The Big Dig Sydney Harbour YHA

The Big Dig – A Rat in the Cellar

There’s a rat slinking away in the corner of the cellar. Shaped from metal wire, it’s one of the few modern additions to archaeological discoveries found at The Big Dig in Sydney’s Rocks area. The cellar, carved from the sandstone that gave The Rocks its name, is all that remains of a pub that stood here in the 1800s

A Guided Tour of The Big Dig

I listen intently as Alison Frappell, Education and Interpretation Officer for The Big Dig explains how regularly turning beer barrels resulted in a circle being worn in the cellar floor.

Sydney Harbour YHA

Last night I slept in the Sydney Harbour YHA, a building carefully constructed to ensure minimal impact on the archaeological site beneath the three-storey building. Built on stilts, the frame is bolted rather than welded together.

Sydney Harbour YHA built on stilts
YHA is Built on Stilts

The Big Dig with accommodation above it in the Sydney Harbour YHA
Archaeology and Accommodation

On each level, rooms lead off a corridor enclosing a central ‘atrium’.  Interpretation signs enable guests to make sense of the maze of foundations on the ground below when they look down over the low wall into the open space.  

Making sense of The Big Dig

With Frappell’s descriptions, the archaeological site comes alive. She points to the foundations of a small cottage. Irish-born Richard Byrne built a tiny home here for his wife and seven children. Over time he added a couple of rooms onto the back of the house. His descendants still live in the area, and Frappell tells me “I’ve met many relatives.”

The Byrne house was a weatherboard cottage with a casuarina shingle roof. When built in the early 1800s, there were few houses in the area, and Margaret Byrne tended a kitchen garden behind their cottage.

Self-guided tour of the Big Dig in Sydney during daylight hours
Explanatory Signage

Artefacts found on The Big Dig Sydney
Display Case of Artefacts

As more Europeans arrived, pressure on land grew and by the end of the 1800s, people lived in very close quarters with over 300 people living on this small site. 

Finding out How People Lived

Learning how the physical evidence, oral history and historical records all contribute the picture of life here in the Rocks and how the area developed from 1795 to 1901 is fascinating.  

Besides the foundations of many homes, archaeological excavations in 1994, known as The Big Dig, and subsequent excavations in 2005, 2006 and 2008 revealed hotels, a bakery and an abattoir. Over a million artefacts were also uncovered, having either slipped through gaps in the floorboards or been placed under the floor as rubbish.

Pins, Marbles and foreign coins found on archeological site in Sydney
Pins and Marbles

Artefacts found on archeological sites help to make sense of how people lived.
Cut Glass and Foreign Coins

Not a Slum

When I use the word ‘slum’ to describe the area at that time, Frappell looks frustrated. She tells me how found items reveal that people who lived here in the 1800s actually had a better lifestyle and were more prosperous than first thought.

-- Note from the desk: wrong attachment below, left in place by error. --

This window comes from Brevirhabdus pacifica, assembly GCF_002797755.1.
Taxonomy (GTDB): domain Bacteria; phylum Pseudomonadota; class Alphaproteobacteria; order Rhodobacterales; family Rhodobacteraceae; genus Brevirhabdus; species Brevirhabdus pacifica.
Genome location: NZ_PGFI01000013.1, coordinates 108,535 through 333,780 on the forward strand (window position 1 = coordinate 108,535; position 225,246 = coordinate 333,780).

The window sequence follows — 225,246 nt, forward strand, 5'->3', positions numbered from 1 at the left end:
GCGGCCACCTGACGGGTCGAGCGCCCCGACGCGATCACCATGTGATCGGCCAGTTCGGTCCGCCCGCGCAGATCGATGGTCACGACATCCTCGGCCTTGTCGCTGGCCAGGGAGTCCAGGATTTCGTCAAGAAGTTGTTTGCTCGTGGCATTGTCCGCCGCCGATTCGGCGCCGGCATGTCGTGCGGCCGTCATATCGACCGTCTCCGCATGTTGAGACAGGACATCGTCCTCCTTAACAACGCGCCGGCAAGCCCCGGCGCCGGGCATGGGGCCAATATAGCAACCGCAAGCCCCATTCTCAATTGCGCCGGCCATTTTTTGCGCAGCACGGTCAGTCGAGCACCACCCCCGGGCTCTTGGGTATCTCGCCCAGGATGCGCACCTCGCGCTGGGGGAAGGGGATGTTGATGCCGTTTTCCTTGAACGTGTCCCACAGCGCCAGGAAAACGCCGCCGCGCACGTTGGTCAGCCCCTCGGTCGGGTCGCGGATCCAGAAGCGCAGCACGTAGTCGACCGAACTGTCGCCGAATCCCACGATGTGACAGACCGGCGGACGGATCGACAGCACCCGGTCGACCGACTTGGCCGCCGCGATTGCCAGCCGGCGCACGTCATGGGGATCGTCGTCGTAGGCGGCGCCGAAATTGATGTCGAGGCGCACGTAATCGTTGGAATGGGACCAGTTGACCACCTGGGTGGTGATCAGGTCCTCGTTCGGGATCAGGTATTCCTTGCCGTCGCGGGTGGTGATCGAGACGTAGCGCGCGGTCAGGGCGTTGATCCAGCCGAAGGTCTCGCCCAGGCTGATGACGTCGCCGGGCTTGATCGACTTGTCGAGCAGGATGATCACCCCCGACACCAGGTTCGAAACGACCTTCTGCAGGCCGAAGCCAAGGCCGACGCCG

Found Items

Children played with the colourful marbles, miniature tea set and toy soldiers which are carefully laid out in clear display cabinets. Buttons and pins attest to home sewing and meals were eaten off fine china as evidenced by pieces of crockery found on the site.

In 19 January 1900, Arthur Paine was the first person in Sydney to contract the bubonic plague. He was a delivery man working at Central Wharf, formerly at Walsh Bay, where a ship carrying infected rats would have docked.

George Cribb an identity in The Rocks Sydney
George Cribb had a Stable Here

Bubonic Plague in Sydney
A Plague brought by Rats

The Rats Return

We are in the early days of COVID-19 restrictions easing in NSW and Frappell ruefully comments how “history repeats itself”. She’s referring euphemistically not only to “a recent ship arrival” in Circular Quay but also to reports of increased numbers of rats sighted in cities around the world during lockdowns.

As a result of the bubonic plague, many houses in The Rocks were demolished in 1901. Since then, the archaeological site has variously supported large engineering sheds, a bus depot and a car park all of which served to protect the archaeological remains below.

The Tour Ends with More Rats

Fittingly my tour of The Big Dig, which began with sighting a rat, ends at photograph showing a group of Professional Ratcatchers standing with buckets in hand behind a pile of rats.

Cribbs Lane in the Rocks and The Big Dig
Cribbs Lane Now and Then

Carahers Lane in The Rocks and The Big Dig
Carahers Lane and Big Dig Site

A Tour well worth doing

The weekly Monday morning tour of this open-air museum is offered free to guests of the Sydney Harbour YHA. Interested guests may be able to arrange tours on other days.

While a tour of the site would be my first choice, early photographs, explanatory signs and display cases filled with artefacts make a self-guided tour of The Big Dig quite doable during daylight hours.

I stayed at the Sydney Harbour YHA as their guest.


  1. One day, when Covid’s taken a further back seat than currently, I’d so like to experience this interesting historical tour; meanwhile, thanks for the always well said presentation! Keep well…

    1. Author

      Hopefully it won’t be too long before you feel comfortable getting out and about. This tour is well worth it.

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